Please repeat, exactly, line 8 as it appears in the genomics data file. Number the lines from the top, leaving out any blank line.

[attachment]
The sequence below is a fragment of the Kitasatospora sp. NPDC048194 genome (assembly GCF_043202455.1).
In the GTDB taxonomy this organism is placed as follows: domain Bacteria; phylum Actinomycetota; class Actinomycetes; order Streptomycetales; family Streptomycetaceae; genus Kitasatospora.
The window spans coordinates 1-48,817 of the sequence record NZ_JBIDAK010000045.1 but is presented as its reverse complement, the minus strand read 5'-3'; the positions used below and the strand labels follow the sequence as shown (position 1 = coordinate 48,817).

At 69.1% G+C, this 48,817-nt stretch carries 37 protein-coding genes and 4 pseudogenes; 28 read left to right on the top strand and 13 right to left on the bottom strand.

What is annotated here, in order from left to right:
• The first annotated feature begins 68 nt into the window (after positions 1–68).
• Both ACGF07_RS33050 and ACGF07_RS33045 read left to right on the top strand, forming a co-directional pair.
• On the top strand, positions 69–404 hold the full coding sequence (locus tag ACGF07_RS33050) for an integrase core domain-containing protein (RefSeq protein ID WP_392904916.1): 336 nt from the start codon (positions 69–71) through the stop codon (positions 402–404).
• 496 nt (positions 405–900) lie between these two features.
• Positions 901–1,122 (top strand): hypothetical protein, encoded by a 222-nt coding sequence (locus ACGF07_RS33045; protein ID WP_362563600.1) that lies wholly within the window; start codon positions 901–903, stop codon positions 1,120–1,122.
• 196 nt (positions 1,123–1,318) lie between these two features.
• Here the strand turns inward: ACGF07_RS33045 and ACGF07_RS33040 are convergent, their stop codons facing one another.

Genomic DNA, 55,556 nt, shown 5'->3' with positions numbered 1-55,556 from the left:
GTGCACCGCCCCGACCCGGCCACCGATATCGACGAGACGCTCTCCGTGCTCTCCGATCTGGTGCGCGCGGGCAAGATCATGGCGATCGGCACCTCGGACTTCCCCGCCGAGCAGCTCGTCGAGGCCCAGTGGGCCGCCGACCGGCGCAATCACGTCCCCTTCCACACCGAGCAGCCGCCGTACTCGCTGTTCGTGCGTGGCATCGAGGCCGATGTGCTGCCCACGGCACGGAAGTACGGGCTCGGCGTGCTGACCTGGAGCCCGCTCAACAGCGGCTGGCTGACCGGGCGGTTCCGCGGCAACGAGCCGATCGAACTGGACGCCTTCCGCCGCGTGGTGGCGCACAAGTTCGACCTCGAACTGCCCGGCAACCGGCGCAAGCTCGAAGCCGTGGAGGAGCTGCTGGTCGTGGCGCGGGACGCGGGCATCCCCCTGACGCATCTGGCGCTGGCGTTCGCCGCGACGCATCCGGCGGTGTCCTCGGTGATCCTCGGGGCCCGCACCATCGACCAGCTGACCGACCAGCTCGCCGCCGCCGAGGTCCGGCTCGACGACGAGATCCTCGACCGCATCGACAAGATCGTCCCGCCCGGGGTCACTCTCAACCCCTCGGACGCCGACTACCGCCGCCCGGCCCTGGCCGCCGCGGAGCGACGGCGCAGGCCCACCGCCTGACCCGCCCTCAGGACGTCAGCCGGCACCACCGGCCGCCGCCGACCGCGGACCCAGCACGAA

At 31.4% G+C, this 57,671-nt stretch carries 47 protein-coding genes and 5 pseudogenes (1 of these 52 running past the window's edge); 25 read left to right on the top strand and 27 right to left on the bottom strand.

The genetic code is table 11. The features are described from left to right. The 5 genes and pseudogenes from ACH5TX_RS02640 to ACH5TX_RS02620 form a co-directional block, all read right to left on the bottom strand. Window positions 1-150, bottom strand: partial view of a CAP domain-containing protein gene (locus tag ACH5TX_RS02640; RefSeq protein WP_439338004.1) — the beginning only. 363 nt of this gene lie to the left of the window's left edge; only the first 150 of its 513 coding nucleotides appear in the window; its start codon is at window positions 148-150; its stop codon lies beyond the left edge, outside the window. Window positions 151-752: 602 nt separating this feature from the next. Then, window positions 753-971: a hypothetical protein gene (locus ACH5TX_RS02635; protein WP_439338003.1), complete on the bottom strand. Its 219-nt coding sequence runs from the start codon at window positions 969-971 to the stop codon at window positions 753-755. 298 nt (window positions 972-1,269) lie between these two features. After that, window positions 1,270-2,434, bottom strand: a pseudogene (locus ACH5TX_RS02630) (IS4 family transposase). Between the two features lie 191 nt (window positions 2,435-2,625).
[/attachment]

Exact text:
• On the top strand, positions 69–404 hold the full coding sequence (locus tag ACGF07_RS33050) for an integrase core domain-containing protein (RefSeq protein ID WP_392904916.1): 336 nt from the start codon (positions 69–71) through the stop codon (positions 402–404).